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(Change <tt> to <code>, perhaps also minor tweak.)
 
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</pre>
 
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Some users prefer to have all of their text pasted with indenting intact. In order to make this easier, the <tt>]p</tt> command can be mapped to the <tt>p</tt> command, so that whenever <tt>p</tt> is used, <tt>]p</tt> will be executed. The following can be added to the .vimrc to accomplish this:
+
Some users prefer to have all of their text pasted with indenting intact. In order to make this easier, the <code>]p</code> command can be mapped to the <code>p</code> command, so that whenever <code>p</code> is used, <code>]p</code> will be executed. The following can be added to the .vimrc to accomplish this:
 
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<pre>
 
:nnoremap p ]p
 
:nnoremap p ]p
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</pre>
   
This simply maps normal mode <tt>p</tt> to what <tt>]p</tt> normally does. While <tt>ctrl+p</tt> now performs just <tt>p</tt> without the indenting functionality.
+
This simply maps normal mode <code>p</code> to what <code>]p</code> normally does. While <code>ctrl+p</code> now performs just <code>p</code> without the indenting functionality.
   
 
==Correcting bad indent while pasting==
 
==Correcting bad indent while pasting==
Unfortunately, the <tt>]p</tt> command will only adjust indent to match the current line, it will not re-indent the pasted text to correct it according to your current indent rules. You can do this as well, using the special mark, <tt>`]</tt>. This will jump to the last character of the paste, so you could change the p mapping above to:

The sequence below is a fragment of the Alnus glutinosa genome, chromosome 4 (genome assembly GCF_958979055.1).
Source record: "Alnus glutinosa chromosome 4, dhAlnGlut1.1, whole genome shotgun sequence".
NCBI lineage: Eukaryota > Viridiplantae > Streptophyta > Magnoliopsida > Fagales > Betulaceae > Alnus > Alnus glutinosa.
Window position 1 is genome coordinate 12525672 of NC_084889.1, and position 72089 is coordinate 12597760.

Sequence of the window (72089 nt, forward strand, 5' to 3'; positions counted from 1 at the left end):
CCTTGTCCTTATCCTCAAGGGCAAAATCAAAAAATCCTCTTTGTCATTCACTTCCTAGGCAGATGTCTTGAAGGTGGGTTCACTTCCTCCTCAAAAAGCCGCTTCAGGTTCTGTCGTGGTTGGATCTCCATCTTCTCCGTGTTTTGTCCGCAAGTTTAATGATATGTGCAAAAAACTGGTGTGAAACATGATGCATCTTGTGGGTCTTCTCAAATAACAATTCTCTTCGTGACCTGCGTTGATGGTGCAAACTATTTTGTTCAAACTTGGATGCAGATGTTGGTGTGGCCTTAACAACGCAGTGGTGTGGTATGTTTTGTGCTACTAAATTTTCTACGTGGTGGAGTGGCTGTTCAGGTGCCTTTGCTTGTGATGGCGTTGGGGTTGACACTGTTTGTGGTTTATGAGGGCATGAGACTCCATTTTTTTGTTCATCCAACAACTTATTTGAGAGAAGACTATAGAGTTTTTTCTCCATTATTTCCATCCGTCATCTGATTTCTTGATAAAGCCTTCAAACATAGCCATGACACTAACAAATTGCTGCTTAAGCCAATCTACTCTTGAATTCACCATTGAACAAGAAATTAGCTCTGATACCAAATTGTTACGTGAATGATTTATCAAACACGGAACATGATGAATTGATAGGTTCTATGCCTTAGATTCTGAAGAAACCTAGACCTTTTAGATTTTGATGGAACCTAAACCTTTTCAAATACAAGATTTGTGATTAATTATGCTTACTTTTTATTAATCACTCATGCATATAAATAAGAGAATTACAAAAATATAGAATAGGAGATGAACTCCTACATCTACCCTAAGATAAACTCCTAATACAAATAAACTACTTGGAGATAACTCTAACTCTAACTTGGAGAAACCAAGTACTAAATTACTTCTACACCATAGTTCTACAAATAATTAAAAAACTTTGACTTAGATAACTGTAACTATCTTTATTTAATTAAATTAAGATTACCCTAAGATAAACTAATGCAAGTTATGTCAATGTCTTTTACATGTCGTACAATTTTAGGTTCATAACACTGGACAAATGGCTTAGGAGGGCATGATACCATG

+
Unfortunately, the <code>]p</code> command will only adjust indent to match the current line, it will not re-indent the pasted text to correct it according to your current indent rules. You can do this as well, using the special mark, <code>`]</code>. This will jump to the last character of the paste, so you could change the p mapping above to:
 
<pre>
 
<pre>
 
:nnoremap p p=`]
 
:nnoremap p p=`]
 
</pre>
 
</pre>
   
This takes advantage of the fact that a paste operation will place the cursor at the beginning of the inserted text, and uses the <tt>=</tt> operator to [[Indenting source code|indent]] the entire inserted text.
+
This takes advantage of the fact that a paste operation will place the cursor at the beginning of the inserted text, and uses the <code>=</code> operator to [[Indenting source code|indent]] the entire inserted text.
   
 
==References==
 
==References==

Latest revision as of 05:22, July 13, 2012

Tip 272 Printable Monobook Previous Next

created 2002 · complexity basic · author RobertKellyIV · version 6.0


If a user would like to paste text into a buffer and have that text indented properly so that the text matches surrounding indents, the following command can be given:

]p

Some users prefer to have all of their text pasted with indenting intact. In order to make this easier, the ]p command can be mapped to the p command, so that whenever p is used, ]p will be executed. The following can be added to the .vimrc to accomplish this:

:nnoremap p ]p
:nnoremap <c-p> p

This simply maps normal mode p to what ]p normally does. While ctrl+p now performs just p without the indenting functionality.

Correcting bad indent while pastingEdit

Unfortunately, the ]p command will only adjust indent to match the current line, it will not re-indent the pasted text to correct it according to your current indent rules. You can do this as well, using the special mark, `]. This will jump to the last character of the paste, so you could change the p mapping above to:

:nnoremap p p=`]

This takes advantage of the fact that a paste operation will place the cursor at the beginning of the inserted text, and uses the = operator to indent the entire inserted text.

ReferencesEdit

Related pluginsEdit

  • vim-pasta allows for pasting with automatic adjusting of indentation to destination context.

CommentsEdit

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